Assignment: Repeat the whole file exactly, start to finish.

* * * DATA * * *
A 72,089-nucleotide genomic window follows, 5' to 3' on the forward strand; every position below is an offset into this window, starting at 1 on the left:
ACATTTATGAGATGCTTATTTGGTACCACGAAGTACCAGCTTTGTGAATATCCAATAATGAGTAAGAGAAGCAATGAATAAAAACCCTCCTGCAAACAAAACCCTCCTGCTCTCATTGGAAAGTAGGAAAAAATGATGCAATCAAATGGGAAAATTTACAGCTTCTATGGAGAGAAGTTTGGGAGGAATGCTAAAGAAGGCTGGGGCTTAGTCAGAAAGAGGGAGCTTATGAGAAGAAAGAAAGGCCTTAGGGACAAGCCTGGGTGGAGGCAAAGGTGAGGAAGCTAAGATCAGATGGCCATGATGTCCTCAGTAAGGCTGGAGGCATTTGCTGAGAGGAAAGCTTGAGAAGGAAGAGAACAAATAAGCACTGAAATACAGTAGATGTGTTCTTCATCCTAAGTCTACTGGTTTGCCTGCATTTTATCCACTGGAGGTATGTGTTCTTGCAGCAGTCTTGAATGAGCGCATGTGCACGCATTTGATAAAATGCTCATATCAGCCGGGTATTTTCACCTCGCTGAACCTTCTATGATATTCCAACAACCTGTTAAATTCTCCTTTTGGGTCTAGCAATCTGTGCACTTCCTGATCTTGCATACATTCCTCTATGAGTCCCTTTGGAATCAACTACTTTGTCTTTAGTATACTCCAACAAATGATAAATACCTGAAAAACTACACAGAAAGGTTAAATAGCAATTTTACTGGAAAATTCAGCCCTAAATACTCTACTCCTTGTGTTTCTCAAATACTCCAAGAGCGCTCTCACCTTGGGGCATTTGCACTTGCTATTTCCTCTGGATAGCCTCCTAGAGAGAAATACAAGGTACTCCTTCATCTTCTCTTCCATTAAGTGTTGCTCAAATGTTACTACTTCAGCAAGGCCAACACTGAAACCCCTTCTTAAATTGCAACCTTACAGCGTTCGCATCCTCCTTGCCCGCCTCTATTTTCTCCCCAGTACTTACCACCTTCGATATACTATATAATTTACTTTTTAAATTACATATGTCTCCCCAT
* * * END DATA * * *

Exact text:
A 72,089-nucleotide genomic window follows, 5' to 3' on the forward strand; every position below is an offset into this window, starting at 1 on the left:
ACATTTATGAGATGCTTATTTGGTACCACGAAGTACCAGCTTTGTGAATATCCAATAATGAGTAAGAGAAGCAATGAATAAAAACCCTCCTGCAAACAAAACCCTCCTGCTCTCATTGGAAAGTAGGAAAAAATGATGCAATCAAATGGGAAAATTTACAGCTTCTATGGAGAGAAGTTTGGGAGGAATGCTAAAGAAGGCTGGGGCTTAGTCAGAAAGAGGGAGCTTATGAGAAGAAAGAAAGGCCTTAGGGACAAGCCTGGGTGGAGGCAAAGGTGAGGAAGCTAAGATCAGATGGCCATGATGTCCTCAGTAAGGCTGGAGGCATTTGCTGAGAGGAAAGCTTGAGAAGGAAGAGAACAAATAAGCACTGAAATACAGTAGATGTGTTCTTCATCCTAAGTCTACTGGTTTGCCTGCATTTTATCCACTGGAGGTATGTGTTCTTGCAGCAGTCTTGAATGAGCGCATGTGCACGCATTTGATAAAATGCTCATATCAGCCGGGTATTTTCACCTCGCTGAACCTTCTATGATATTCCAACAACCTGTTAAATTCTCCTTTTGGGTCTAGCAATCTGTGCACTTCCTGATCTTGCATACATTCCTCTATGAGTCCCTTTGGAATCAACTACTTTGTCTTTAGTATACTCCAACAAATGATAAATACCTGAAAAACTACACAGAAAGGTTAAATAGCAATTTTACTGGAAAATTCAGCCCTAAATACTCTACTCCTTGTGTTTCTCAAATACTCCAAGAGCGCTCTCACCTTGGGGCATTTGCACTTGCTATTTCCTCTGGATAGCCTCCTAGAGAGAAATACAAGGTACTCCTTCATCTTCTCTTCCATTAAGTGTTGCTCAAATGTTACTACTTCAGCAAGGCCAACACTGAAACCCCTTCTTAAATTGCAACCTTACAGCGTTCGCATCCTCCTTGCCCGCCTCTATTTTCTCCCCAGTACTTACCACCTTCGATATACTATATAATTTACTTTTTAAATTACATATGTCTCCCCAT